Friday, July 29, 2005

Connecting the dots...leads back to Clinton?

And now I learn that Enron is one of the dots. As the plot of this spellbinding novel of deadly international intrigue has unfolded from Rovegate back through the Downing Street Memo, I learned that John Bolton and even Jeff Gannon/Guckert are involved along with more familiar names like Rumsfeld, Miller and Libby. But the trail of dots doesn't stop at 10 Downing Street in 2002. It continues back from there through 1999 with Mickey Herskowitz's revelation that candidate Bush was looking forward to having the opportunity to invade Iraq if elected President.

But it also doesn't stop there. John Loftus, a former Justice Department prosecutor, wrote in an article on 31 May 2002:
In the early 1990’s, a []consortium of American oil companies (lead by Unocal) had hired []Enron to determine the profitability of building an oil and gas pipeline across Afghanistan.
Former Afghanistan CIA agent []Robert Baer has recently published a book charging that the cover-up of the 1990's pipeline negotiations [with the Taliban] revealed extensive financial corruption inside the []Clinton administration, and contributed to the lack of intelligence before 9/11.
Having now learned this, I'm surprised that the right isn't beating the drums about Clinton's coverup of the pipeline negotiations being solely responsible for 9/11 and the war in Iraq. However, the left does need to accept the fact that the Clinton administration shares part of the blame for allowing the situation to go on as long as it did. According to Loftus, "The Taliban negotiations temporarily collapsed in 1999 after Clinton reversed his NSC advisor's policy, and ordered a missile strike against terrorists in Afghanistan." But during the first month of the Bush presidency, Cheney "allegedly reinstated the []intelligence block and expanded it to effectively preclude any investigations whatsoever of Saudi-Taliban-Afghan oil connections."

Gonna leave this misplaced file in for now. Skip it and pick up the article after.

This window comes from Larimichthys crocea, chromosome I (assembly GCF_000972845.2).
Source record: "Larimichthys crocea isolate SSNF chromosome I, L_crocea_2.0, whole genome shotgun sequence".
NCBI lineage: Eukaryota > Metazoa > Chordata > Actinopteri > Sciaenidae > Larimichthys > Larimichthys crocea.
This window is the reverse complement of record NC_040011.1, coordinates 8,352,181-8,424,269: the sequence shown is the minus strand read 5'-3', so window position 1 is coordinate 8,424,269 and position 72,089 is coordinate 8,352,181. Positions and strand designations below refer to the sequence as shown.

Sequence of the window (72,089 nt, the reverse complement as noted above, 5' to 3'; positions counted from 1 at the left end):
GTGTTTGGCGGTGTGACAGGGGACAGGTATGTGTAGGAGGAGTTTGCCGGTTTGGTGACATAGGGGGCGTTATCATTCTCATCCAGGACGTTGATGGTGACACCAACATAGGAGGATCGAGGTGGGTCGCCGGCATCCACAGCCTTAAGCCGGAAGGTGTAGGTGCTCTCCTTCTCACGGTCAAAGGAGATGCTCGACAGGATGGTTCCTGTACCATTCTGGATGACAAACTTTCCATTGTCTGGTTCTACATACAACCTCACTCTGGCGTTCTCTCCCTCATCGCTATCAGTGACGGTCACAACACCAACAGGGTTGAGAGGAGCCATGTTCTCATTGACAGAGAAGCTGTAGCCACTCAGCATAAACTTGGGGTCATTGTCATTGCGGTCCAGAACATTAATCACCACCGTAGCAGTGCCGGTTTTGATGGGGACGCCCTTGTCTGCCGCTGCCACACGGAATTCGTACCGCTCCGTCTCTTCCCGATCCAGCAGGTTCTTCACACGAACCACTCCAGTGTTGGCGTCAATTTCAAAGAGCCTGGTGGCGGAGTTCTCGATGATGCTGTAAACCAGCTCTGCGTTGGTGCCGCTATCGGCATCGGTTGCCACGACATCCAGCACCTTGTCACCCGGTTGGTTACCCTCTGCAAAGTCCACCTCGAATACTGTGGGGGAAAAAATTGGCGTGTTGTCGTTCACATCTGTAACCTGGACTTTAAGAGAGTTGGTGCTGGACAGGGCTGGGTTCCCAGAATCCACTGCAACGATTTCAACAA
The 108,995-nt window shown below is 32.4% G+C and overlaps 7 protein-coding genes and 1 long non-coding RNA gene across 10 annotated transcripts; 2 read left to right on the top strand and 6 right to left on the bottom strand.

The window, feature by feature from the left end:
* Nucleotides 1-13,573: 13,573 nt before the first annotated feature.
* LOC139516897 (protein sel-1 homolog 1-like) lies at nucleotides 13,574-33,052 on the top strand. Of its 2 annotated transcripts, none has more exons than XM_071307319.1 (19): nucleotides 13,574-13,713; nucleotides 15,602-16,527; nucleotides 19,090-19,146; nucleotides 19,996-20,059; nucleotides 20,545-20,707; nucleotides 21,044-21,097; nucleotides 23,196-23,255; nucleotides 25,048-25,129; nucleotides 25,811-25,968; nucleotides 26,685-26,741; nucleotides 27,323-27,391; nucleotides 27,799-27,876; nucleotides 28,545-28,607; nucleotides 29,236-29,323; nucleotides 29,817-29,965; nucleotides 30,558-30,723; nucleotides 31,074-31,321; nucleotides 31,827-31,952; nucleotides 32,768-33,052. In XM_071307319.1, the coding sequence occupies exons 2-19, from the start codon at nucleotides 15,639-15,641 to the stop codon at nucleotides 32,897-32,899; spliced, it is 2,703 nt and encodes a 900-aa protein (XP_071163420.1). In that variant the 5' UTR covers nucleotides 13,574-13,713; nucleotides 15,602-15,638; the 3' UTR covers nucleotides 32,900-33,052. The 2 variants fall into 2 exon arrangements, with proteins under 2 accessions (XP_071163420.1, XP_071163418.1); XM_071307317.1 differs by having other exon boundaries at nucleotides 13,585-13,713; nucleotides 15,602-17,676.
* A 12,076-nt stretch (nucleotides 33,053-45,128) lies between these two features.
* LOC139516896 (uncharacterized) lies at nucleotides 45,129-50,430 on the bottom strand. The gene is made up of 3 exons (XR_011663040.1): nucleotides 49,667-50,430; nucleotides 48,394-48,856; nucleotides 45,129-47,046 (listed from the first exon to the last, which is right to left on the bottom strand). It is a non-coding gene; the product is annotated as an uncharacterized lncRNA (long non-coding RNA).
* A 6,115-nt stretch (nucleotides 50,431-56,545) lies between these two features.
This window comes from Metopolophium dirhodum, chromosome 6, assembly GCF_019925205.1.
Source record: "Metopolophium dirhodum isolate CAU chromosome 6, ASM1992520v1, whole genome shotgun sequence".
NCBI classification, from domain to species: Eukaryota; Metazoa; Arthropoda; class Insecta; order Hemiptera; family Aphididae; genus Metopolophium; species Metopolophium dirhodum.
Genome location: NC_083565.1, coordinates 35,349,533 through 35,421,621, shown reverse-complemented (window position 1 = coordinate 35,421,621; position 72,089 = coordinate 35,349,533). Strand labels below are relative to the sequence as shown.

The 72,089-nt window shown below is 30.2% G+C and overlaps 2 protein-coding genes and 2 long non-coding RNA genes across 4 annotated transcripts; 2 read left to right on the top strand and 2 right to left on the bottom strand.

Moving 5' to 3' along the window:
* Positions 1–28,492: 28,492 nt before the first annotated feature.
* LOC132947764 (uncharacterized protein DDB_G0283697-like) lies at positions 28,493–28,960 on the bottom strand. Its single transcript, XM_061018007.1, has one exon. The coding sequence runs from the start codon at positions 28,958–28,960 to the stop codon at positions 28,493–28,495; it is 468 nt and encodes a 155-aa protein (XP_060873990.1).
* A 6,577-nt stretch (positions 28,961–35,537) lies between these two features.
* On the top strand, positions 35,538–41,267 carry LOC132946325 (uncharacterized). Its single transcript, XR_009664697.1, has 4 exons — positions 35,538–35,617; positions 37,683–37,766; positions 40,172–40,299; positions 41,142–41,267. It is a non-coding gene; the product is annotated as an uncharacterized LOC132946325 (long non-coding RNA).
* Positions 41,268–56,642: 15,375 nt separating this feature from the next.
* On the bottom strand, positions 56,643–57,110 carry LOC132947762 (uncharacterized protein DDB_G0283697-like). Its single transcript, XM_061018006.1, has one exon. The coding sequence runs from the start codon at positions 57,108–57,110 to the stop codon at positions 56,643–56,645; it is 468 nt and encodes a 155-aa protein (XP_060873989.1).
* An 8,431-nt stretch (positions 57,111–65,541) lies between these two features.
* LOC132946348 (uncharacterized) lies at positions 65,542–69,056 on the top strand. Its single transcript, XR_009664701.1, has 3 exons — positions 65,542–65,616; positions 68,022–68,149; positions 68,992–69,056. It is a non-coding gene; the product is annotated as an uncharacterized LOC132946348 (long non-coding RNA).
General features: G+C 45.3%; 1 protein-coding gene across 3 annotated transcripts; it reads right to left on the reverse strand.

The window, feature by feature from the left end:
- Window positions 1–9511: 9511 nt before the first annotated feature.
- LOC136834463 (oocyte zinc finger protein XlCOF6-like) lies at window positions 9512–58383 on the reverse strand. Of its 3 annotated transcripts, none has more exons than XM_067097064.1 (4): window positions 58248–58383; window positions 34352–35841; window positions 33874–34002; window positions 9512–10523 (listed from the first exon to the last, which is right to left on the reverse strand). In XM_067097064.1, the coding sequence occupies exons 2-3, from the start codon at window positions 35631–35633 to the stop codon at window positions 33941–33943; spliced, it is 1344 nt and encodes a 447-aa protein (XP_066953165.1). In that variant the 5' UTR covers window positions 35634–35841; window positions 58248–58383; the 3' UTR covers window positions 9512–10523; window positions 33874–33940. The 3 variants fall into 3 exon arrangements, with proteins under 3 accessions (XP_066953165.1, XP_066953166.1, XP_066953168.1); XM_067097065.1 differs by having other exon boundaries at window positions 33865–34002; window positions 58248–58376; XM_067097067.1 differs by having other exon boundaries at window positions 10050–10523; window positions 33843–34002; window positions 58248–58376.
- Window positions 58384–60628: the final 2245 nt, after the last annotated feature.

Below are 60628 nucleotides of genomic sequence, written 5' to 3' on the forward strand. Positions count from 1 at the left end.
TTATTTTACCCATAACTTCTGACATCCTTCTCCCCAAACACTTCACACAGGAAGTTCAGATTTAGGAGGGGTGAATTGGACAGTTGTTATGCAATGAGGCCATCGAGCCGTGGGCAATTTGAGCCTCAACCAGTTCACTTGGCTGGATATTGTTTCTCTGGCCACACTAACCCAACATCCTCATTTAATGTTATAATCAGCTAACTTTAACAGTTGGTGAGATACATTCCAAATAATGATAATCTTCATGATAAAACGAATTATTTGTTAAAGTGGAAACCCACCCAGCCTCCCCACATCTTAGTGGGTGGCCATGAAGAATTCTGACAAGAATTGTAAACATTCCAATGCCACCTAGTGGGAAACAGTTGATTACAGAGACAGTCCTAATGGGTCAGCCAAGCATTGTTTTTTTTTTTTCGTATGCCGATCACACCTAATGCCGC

And, as you can probably guess, it doesn't stop there. The dot that precedes Clinton is Bush Sr., who, according to Loftus (but with no supporting information, so caveat lector regarding Loftus), "was business partners in the Carlyle Group with the []Bin Laden family during this period." Loftus states that Bush Sr. "lectured" Bush Jr. that he should placate the Saudis. Loftus then writes that Bush Jr. ignored his father's advice

and secrtely ordered all American troops to begin a total withdrawal from Saudi Arabia. White House sources began a steady drumbeat of leaks about Saudi involvement with terrorism, and even authorized long-delayed raids on the Saudi charities in Virginia that served as a money laundry for terrorist operations against Israel.

Suddenly, President Bush made a sudden and startling switch to adopt a more pro-Saudi view. The []documents seized in the Virginia raids are barely being translated, let alone investigated.
A plausible explanation for the dramatic policy reversal is that someone (allegedly Cheney) told President Bush to call off the dogs at CIA and FBI, because if the Saudis went down, they would take his father down with them.
But it doesn't stop there. To follow the dots to their logical origin, we need to go all the way back to the Soviet invasion of Afghanistan in December 1979, when Carter had one year left in his term. According to Loftus:

[]Saudi intelligence (not the CIA as has been reported) funded the early Taliban faction and later []Al Qaida as part of the insurgency to throw the Russians out of Afghanistan. A few years afterwards, US energy companies (Enron, as the Afghan pipeline consultant for UNOCAL) used the Saudi intelligence connection to the Taliban to begin negotiations for a pipeline across Afghanistan.